Between January and September, losses from a massive drought in China caused economic losses greater than $10 billion. But “only a fraction of these losses were covered by insurance,” the report reads, “signifying the dearth of penetration in the region.”

6.      A Series of Droughts In Brazil Cost $8 billion

Last year, Brazil experienced one of its worst droughts in decades. A lack of rain between January and May in the country’s northeast region hurt many of the largest Brazilian industries.

Impact estimates that this cost a total of $8 billion in economic losses and $350 million worth of insured loss.

7.      Flooding In Alberta, Canada Cost $5.2 billion

Last June, record amounts of rain overwhelmed southern parts of the province of Alberta, displacing nearly 100,000 people and killing four.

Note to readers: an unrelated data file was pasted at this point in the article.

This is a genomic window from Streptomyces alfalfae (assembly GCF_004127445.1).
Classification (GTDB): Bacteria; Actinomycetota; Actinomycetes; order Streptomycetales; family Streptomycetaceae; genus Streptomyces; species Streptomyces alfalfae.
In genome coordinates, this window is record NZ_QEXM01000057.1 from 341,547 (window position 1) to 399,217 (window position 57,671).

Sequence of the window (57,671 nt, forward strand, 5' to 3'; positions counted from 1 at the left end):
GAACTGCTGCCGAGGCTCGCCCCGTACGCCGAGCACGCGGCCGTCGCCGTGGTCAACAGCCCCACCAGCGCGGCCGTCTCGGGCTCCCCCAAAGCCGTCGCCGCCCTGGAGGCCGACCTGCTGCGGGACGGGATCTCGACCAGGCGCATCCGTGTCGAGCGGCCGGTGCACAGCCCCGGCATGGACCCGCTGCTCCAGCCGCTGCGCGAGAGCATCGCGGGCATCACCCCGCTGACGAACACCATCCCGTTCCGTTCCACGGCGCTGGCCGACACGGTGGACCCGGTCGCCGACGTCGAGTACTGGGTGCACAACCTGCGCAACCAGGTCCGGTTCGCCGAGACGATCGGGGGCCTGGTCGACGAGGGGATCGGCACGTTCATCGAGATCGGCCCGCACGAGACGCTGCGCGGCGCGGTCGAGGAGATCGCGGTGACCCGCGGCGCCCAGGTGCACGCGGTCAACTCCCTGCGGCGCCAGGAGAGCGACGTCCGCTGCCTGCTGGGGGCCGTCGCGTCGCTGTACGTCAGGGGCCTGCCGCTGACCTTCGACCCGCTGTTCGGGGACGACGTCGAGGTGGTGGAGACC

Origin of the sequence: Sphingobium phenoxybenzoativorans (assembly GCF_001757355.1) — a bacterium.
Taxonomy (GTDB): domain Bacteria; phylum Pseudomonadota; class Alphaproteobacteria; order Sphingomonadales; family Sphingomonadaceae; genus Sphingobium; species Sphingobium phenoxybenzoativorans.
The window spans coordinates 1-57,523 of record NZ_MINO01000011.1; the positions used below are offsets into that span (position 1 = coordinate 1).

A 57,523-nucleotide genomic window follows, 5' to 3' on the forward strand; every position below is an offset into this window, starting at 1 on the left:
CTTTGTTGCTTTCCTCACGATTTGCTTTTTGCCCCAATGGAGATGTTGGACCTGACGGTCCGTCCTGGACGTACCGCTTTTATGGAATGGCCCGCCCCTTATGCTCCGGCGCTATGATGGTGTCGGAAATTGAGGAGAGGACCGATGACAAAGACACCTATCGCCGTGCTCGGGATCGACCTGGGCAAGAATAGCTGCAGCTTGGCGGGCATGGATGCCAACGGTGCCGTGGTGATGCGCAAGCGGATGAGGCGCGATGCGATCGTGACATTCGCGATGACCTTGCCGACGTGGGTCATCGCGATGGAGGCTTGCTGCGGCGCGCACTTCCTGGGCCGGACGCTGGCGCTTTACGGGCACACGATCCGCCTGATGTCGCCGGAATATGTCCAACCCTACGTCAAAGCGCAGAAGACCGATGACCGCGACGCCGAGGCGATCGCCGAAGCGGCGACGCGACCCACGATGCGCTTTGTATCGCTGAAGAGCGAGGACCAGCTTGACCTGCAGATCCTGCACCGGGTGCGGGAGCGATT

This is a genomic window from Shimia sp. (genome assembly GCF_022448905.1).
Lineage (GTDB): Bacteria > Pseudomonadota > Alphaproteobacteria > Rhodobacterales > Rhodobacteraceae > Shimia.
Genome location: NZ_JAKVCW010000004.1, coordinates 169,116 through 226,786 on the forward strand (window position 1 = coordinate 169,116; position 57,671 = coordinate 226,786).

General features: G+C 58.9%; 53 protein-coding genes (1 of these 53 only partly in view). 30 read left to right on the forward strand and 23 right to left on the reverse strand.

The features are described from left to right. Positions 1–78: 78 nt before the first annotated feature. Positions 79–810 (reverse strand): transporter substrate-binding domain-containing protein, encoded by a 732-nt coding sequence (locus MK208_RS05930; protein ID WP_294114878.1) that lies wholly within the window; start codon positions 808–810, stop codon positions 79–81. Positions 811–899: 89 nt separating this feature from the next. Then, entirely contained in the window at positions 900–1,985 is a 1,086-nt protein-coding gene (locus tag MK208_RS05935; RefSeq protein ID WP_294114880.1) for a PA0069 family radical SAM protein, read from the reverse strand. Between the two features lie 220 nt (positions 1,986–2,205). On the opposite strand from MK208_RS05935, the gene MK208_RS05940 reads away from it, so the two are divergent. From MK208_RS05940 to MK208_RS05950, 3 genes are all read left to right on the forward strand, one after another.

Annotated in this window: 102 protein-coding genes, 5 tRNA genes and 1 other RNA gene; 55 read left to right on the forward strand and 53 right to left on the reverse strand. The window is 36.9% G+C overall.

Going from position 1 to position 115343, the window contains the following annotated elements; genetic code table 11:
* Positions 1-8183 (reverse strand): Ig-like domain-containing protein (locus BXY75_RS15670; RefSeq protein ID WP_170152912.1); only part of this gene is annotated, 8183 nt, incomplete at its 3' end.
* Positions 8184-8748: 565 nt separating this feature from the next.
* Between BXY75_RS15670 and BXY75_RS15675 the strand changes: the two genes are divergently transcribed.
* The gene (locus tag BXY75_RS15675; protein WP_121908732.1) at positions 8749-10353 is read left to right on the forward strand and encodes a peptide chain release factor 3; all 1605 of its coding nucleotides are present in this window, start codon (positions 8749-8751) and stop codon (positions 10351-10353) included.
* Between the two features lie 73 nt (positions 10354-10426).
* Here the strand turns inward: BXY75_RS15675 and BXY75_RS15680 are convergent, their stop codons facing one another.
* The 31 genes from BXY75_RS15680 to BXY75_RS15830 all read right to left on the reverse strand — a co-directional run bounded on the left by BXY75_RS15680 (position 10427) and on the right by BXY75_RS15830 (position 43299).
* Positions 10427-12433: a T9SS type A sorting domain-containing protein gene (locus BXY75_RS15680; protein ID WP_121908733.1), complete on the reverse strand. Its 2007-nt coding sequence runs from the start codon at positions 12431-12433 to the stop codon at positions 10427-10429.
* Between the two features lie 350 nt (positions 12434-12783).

Just 25,000 insurance claims were made. Economic losses reached $5.2 billion and insured losses reached an estimated $1.7 billion.

8.      August-September Floods In Northern China Cost $5 Billion

Heavy rainstorms battered the northeastern region of the country between August and September.

The resulting floods left thousands stranded and 188 deaths were recorded.

The economic losses reached $5 billion, with insured losses of $405 million and an estimated 215,000 claims were filed.

9.      Another Flood In Southwest China Cost $4.5 Billion

In July, southwest China experienced abnormally heavy rainfall. In Sichuan, a reported 37 inches of rain fell between July 8 and 9.

These floods resulted in 375,000 claims, $4.5 billion in economic losses and $150 million worth of insured loss.

10.  Hurricane Manuel In Mexico Cost $4.2 Billion

The 13th named storm of the year started in mid-September and turned into a tropical storm within days.

Formed on September and lasting a week, its highest winds were recorded at 75 miles per hour. At least 169 people were reported killed.

An estimated 35,000 claims were filed. Economic losses were $4.2 billion and insured losses reached $685 million.